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Sun., Oct. 4
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Brasher residents looking at 8 percent tax increase


BRASHER FALLS - One year after they saw a 6 percent decrease in their taxes, Brasher residents will see an increase of approximately 8 percent under Town Supervisor M. James Dawson’s budget proposal.

“Last year it dropped 6 percent. Basically it’s 2 percent more than it was initially two years ago,” Mr. Dawson told town board members Monday during a budget workshop.

“It’s not of lot of money, but we’re going the wrong way,” he said. “We had to do it because costs are going up.”

Mr. Dawson has penciled in appropriations of $525,155 in the general fund, along with $310,539 in estimated revenues and $50,000 in unexpended fund balance, leaving $164,616 to be raised by taxes in that area.

Under the highway budget, he has penciled in $830,100 of appropriations, with estimated revenues of $537,948 and $60,000 of unexpended fund balance, leaving $232,152 to be raised by taxes in that area.

“Appropriations in the highway fund are almost double the general fund,” Mr. Dawson said.

The total to be raised by taxes is $396,768, he said.

That translates to an increase in the tax rate of 42 cents over last year, bringing it to $4.75 per $1,000 of assessed value, according to Mr. Dawson.

“This is the toughest budget I’ve ever had to do,” he said. “I don’t see this as a budget that is in any way, shape or form extravagant. It’s skin and bones right now.”

There are still some question marks under some line items though, Mr. Dawson said.

“We haven’t settled our union contract yet. It’s going to be a tough year with them on negotiations,” he noted. “I’ve frozen all wages for elected and appointed officials.”

What’s also still up in the air is what the St. Lawrence County Legislature will do regarding tax distribution to town and villages, the town supervisor said.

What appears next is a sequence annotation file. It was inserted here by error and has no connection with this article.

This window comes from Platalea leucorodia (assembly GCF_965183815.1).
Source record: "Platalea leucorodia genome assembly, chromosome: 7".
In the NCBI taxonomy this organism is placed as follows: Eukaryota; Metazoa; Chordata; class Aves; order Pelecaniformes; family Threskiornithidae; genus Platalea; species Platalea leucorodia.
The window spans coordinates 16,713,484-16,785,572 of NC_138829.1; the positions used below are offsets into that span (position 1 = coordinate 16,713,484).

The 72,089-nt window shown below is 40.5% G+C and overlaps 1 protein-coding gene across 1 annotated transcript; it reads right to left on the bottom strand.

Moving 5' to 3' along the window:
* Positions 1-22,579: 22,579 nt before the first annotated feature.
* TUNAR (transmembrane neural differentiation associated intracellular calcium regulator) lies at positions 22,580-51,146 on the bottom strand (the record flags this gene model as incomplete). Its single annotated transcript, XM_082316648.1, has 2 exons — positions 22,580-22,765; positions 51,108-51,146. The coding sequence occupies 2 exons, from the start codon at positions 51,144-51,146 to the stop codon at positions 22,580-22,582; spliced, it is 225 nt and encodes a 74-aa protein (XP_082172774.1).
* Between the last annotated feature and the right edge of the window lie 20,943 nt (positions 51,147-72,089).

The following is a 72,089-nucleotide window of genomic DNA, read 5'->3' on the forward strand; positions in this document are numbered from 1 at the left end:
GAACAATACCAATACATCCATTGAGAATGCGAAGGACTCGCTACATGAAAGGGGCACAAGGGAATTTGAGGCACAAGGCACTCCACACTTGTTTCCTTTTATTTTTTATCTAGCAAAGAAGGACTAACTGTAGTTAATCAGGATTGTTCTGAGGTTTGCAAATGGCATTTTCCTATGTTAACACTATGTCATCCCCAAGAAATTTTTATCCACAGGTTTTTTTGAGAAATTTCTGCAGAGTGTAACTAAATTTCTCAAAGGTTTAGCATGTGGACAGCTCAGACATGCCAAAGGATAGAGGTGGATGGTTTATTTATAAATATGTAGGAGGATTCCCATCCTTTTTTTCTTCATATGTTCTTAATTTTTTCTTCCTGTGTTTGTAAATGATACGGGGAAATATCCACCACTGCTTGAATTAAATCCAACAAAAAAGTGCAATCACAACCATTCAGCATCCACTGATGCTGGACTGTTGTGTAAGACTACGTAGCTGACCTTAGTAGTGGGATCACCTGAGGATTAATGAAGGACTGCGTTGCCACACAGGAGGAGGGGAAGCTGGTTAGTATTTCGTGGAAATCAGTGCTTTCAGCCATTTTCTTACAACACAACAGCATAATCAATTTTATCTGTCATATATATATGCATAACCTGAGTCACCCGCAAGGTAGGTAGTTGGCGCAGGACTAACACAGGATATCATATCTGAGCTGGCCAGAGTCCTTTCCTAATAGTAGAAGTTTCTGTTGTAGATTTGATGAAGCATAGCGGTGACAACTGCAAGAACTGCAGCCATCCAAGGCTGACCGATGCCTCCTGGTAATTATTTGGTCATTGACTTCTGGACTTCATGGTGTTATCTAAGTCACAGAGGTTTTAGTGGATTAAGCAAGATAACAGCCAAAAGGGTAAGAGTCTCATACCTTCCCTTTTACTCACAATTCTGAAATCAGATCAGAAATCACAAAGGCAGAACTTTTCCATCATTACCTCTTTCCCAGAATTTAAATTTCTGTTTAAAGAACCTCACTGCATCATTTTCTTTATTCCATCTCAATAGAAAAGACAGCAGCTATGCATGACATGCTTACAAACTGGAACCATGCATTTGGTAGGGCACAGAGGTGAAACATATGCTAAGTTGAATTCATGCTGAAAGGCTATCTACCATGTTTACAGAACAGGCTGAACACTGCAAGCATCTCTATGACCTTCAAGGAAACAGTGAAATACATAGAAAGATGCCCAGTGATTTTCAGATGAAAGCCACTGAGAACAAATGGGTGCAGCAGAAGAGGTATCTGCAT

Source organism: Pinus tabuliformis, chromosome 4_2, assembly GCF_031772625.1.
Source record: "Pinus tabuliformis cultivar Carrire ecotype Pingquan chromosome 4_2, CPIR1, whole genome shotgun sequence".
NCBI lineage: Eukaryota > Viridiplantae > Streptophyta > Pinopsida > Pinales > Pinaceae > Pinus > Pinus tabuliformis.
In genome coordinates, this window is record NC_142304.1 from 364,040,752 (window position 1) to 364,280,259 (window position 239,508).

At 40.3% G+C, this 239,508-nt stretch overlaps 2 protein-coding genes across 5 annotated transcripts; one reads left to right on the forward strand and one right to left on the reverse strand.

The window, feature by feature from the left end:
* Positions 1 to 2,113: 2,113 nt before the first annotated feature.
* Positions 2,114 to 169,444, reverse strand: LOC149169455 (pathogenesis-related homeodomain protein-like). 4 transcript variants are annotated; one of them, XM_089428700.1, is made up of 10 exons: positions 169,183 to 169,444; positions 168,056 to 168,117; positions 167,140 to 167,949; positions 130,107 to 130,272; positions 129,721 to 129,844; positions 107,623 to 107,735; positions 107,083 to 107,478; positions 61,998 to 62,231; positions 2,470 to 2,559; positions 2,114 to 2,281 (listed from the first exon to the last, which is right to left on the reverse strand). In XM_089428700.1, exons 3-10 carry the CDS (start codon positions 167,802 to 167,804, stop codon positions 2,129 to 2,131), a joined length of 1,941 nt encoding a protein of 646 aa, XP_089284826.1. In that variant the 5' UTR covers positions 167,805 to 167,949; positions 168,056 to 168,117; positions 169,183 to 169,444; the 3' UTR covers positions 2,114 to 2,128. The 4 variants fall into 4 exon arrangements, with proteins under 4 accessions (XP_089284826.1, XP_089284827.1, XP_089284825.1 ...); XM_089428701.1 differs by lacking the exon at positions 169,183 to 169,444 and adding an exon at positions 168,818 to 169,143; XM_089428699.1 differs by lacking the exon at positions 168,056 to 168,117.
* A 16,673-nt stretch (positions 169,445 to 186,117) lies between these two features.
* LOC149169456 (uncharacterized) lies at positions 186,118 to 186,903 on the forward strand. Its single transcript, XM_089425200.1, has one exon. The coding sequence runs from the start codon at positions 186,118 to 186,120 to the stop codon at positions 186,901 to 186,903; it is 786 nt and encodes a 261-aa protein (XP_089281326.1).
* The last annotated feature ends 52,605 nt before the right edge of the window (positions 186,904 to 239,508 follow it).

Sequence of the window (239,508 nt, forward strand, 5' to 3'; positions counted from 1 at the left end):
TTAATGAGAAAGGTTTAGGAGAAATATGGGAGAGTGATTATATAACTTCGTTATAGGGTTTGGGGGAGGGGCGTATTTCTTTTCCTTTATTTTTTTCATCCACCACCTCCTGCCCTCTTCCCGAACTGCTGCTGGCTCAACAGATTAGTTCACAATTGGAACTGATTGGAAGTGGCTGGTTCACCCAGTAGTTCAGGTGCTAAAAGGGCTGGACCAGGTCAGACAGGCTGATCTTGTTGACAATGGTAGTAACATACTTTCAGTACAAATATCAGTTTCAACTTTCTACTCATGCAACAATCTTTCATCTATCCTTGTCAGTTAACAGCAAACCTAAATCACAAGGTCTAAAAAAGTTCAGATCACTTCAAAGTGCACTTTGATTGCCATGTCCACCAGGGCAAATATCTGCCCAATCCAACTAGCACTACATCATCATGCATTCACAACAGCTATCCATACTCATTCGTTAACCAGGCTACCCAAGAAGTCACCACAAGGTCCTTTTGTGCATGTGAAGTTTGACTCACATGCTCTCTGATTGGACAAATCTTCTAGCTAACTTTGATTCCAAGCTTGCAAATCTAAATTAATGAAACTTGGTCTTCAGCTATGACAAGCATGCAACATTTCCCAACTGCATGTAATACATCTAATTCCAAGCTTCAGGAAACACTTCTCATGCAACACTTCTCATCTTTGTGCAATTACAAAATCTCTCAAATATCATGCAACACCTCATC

Facing their own budget crisis, one of the possibilities on the table for county legislators to generate more revenue is for them to keep one third of town and village sales tax rather than passing it on to municipalities - a move strongly opposed by Brasher’s board in a resolution they forwarded to county officials last week.

That would mean a decrease of approximately $37,000 for the town, on top of their levy that sits at approximately $38,000, according to Mr. Dawson.

“If they take $37,000 we have to almost double our tax increase to stay level, close to 16 percent. I don’t want to do that,” he said.

Mr. Dawson said he based his budget on “46 years of past history,” but is in a quandary this year because of those budget uncertainties.

“Our budgets are pretty well firmed up based on 46 years of past history,” he said. “What do we do if they cut us 10 percent? It’s going to be a question all supervisors have to answer.”

The question will also have to be answered in Brasher.

“I’m not here to expound upon some magical formula I’ve suddenly derived because I don’t have one,” Mr. Dawson said. “I just wanted to get you in here to talk. I don’t have any magic answers. I think this budget is pretty well shaped up.”

Because Mr. Dawson’s proposed tax increase exceeds the 2 percent tax cap, he said they would need hold a public hearing to override it. A public hearing to discuss the budget is scheduled for 4:30 p.m. Nov. 8 at the municipal building. The budget is scheduled to be approved by Nov. 20.

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